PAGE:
I was impressed when we went to see Kevin’s 16 mm camera that he had all the manuals and paper ephemera associated with it. One item that particularly impressed me was a rotating paper disc used to calculate aperture settings based on light conditions and the type of film used. Even the instructions on how to load the film can be interesting in this era of automatic digital cameras.
The name of the original owner, the store from which it was purchased and the date of purchase are all detailed in the surviving paperwork, as is the camera’s service record. Details like these add greatly to the human story of the camera as an historic artefact and the provenance of this item can not be in any doubt.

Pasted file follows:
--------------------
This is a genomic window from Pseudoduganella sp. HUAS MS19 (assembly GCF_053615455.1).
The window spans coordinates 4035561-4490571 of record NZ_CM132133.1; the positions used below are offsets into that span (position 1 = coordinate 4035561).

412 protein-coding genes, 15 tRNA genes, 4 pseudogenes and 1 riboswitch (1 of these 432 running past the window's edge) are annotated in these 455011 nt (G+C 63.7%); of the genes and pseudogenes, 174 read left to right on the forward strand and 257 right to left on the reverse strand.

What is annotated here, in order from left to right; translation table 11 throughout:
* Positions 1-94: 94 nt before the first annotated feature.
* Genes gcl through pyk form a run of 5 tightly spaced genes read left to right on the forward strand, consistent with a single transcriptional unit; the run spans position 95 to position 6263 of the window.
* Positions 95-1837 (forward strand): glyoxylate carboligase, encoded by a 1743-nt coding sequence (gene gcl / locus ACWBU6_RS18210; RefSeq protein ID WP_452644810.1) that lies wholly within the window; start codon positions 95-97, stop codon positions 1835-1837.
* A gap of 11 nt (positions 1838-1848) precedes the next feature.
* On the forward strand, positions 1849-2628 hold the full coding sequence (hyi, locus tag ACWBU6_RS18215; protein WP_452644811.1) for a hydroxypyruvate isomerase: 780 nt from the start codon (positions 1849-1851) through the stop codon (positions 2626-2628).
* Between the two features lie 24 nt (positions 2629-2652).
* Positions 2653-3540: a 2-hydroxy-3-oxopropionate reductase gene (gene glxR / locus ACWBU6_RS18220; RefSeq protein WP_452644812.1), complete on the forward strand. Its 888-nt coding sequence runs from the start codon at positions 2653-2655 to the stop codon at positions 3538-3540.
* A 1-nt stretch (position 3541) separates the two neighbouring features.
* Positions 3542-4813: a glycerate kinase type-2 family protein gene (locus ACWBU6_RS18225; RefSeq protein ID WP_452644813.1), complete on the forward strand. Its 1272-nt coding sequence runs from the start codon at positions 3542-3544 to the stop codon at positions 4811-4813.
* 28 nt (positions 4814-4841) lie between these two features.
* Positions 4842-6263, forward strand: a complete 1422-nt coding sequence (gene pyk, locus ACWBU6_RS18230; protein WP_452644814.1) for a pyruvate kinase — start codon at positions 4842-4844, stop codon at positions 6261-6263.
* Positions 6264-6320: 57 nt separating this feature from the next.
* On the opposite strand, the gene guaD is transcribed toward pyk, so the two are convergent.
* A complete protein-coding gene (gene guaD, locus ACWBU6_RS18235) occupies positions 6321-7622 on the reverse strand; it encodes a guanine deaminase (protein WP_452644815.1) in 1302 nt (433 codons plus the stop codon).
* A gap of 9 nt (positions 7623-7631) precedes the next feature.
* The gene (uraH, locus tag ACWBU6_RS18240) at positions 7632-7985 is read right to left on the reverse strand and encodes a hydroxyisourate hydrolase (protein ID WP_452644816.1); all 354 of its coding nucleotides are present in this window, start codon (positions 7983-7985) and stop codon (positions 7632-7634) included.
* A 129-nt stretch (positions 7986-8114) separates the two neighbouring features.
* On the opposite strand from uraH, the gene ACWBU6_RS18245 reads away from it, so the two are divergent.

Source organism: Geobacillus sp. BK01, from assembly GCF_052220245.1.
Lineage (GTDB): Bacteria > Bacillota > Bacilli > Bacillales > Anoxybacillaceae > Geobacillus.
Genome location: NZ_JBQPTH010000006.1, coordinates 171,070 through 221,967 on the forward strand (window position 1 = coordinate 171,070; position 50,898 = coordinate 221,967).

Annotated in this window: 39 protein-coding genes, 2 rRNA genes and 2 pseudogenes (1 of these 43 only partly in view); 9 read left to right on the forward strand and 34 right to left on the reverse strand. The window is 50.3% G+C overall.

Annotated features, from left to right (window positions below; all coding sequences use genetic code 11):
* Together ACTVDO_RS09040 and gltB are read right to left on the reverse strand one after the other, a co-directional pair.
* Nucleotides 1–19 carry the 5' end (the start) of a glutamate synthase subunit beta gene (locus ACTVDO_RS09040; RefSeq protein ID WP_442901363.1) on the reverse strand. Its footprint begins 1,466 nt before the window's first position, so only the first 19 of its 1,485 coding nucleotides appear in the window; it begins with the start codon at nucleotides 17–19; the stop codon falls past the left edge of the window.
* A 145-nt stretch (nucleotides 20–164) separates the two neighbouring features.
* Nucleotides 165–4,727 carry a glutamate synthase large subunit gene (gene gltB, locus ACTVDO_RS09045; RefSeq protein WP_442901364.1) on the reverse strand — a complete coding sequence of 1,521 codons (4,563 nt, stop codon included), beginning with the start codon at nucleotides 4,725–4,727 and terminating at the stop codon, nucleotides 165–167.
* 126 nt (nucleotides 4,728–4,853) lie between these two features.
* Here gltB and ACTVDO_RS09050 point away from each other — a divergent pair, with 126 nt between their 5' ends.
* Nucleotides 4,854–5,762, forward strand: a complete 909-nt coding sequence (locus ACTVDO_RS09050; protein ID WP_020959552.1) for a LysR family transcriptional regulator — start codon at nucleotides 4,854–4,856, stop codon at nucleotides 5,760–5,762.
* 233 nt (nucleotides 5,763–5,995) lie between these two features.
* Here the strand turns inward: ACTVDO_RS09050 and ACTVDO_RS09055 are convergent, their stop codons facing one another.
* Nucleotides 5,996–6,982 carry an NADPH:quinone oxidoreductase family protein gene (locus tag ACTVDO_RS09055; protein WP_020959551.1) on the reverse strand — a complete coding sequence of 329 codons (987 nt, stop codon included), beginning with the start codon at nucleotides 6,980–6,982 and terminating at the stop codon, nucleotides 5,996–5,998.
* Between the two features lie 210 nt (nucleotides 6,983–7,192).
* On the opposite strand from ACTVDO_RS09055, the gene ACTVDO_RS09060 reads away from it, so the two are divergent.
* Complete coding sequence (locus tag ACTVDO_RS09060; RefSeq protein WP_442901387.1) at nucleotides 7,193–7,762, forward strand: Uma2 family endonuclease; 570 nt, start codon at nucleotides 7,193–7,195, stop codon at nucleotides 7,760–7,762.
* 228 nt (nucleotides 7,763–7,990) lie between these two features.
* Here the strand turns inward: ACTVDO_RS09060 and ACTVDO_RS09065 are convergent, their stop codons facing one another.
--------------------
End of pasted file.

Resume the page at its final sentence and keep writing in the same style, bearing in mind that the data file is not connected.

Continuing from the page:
On its own this camera would be a sterile object, worthy of keeping on display as an example of a past technology. With the manuals and other ephemera it becomes much more interesting because its story is preserved. We can know who owned it, when they bought it and where they lived. It becomes a snapshot into history. With a little more research we can recreate the lifestyle of an era that is rapidly slipping from our memory.
Watch Kevin's 16mm camera, a story about cars and cameras: open.abc.net.au/projects/object-stories-29ff4ez/contributions/kevin-s-16mm-camera-25xk3ci
Words by Graeme Buckley
Photos by Marion Walker-Campbell
Music by Kevin MacLeod
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